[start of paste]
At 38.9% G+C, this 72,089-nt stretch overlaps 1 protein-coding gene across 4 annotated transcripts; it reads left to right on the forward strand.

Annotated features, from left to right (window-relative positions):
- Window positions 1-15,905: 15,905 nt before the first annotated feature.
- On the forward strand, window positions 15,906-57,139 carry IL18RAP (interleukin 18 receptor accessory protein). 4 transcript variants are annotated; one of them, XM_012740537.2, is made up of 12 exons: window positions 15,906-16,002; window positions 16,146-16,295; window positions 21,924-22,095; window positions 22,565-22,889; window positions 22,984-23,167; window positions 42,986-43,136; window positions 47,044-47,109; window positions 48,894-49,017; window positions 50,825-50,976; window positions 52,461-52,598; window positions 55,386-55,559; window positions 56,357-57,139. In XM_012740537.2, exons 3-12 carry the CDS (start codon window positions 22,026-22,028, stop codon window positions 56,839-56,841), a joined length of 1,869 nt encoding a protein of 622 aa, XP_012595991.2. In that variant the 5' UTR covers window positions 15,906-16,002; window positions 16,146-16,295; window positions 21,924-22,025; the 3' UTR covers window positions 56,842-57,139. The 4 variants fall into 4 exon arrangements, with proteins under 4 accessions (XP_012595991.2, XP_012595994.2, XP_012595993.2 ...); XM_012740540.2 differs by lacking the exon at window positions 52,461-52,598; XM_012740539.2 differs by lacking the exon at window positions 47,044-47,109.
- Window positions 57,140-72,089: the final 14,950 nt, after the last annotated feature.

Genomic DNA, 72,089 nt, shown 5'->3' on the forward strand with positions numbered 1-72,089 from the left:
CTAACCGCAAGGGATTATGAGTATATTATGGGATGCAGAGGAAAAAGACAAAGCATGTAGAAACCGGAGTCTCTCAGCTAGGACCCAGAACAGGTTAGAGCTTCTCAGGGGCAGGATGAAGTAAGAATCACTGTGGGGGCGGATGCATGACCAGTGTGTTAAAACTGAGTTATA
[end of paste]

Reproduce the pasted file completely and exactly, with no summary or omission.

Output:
At 38.9% G+C, this 72,089-nt stretch overlaps 1 protein-coding gene across 4 annotated transcripts; it reads left to right on the forward strand.

Annotated features, from left to right (window-relative positions):
- Window positions 1-15,905: 15,905 nt before the first annotated feature.
- On the forward strand, window positions 15,906-57,139 carry IL18RAP (interleukin 18 receptor accessory protein). 4 transcript variants are annotated; one of them, XM_012740537.2, is made up of 12 exons: window positions 15,906-16,002; window positions 16,146-16,295; window positions 21,924-22,095; window positions 22,565-22,889; window positions 22,984-23,167; window positions 42,986-43,136; window positions 47,044-47,109; window positions 48,894-49,017; window positions 50,825-50,976; window positions 52,461-52,598; window positions 55,386-55,559; window positions 56,357-57,139. In XM_012740537.2, exons 3-12 carry the CDS (start codon window positions 22,026-22,028, stop codon window positions 56,839-56,841), a joined length of 1,869 nt encoding a protein of 622 aa, XP_012595991.2. In that variant the 5' UTR covers window positions 15,906-16,002; window positions 16,146-16,295; window positions 21,924-22,025; the 3' UTR covers window positions 56,842-57,139. The 4 variants fall into 4 exon arrangements, with proteins under 4 accessions (XP_012595991.2, XP_012595994.2, XP_012595993.2 ...); XM_012740540.2 differs by lacking the exon at window positions 52,461-52,598; XM_012740539.2 differs by lacking the exon at window positions 47,044-47,109.
- Window positions 57,140-72,089: the final 14,950 nt, after the last annotated feature.

Genomic DNA, 72,089 nt, shown 5'->3' on the forward strand with positions numbered 1-72,089 from the left:
CTAACCGCAAGGGATTATGAGTATATTATGGGATGCAGAGGAAAAAGACAAAGCATGTAGAAACCGGAGTCTCTCAGCTAGGACCCAGAACAGGTTAGAGCTTCTCAGGGGCAGGATGAAGTAAGAATCACTGTGGGGGCGGATGCATGACCAGTGTGTTAAAACTGAGTTATA